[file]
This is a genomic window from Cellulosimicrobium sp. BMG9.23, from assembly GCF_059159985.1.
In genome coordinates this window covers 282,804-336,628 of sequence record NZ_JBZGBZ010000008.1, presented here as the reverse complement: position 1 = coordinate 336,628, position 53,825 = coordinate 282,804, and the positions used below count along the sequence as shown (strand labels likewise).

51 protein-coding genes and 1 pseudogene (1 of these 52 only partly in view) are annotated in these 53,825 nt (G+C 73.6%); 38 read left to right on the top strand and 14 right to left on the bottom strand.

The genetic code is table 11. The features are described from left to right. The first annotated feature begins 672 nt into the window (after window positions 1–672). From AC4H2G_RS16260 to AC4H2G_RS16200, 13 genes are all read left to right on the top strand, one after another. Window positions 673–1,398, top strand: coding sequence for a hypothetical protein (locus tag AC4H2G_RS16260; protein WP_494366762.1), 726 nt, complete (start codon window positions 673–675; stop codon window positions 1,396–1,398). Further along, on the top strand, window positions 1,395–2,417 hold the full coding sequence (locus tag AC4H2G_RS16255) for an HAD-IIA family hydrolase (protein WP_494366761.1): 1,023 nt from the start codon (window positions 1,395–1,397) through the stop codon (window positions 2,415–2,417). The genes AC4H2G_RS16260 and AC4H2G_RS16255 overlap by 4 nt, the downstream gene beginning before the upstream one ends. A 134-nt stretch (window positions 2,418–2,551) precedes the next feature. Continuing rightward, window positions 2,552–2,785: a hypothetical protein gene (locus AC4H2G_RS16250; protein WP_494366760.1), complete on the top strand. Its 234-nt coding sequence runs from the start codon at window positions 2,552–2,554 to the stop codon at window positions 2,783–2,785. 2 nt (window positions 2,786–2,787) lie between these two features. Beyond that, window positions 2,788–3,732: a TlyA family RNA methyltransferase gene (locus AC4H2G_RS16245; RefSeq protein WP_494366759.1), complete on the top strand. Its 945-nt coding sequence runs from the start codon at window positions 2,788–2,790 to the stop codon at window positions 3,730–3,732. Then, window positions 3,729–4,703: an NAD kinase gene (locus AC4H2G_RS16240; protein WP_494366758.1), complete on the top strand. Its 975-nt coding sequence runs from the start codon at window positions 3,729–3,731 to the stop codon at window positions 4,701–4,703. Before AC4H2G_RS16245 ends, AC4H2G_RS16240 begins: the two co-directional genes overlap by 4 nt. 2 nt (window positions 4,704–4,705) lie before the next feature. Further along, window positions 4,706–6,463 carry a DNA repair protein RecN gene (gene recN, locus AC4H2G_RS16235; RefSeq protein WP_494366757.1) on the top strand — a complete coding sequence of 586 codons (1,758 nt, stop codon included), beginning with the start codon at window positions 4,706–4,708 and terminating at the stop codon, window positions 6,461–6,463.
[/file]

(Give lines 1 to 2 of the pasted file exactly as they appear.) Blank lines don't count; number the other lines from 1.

This is a genomic window from Cellulosimicrobium sp. BMG9.23, from assembly GCF_059159985.1.
In genome coordinates this window covers 282,804-336,628 of sequence record NZ_JBZGBZ010000008.1, presented here as the reverse complement: position 1 = coordinate 336,628, position 53,825 = coordinate 282,804, and the positions used below count along the sequence as shown (strand labels likewise).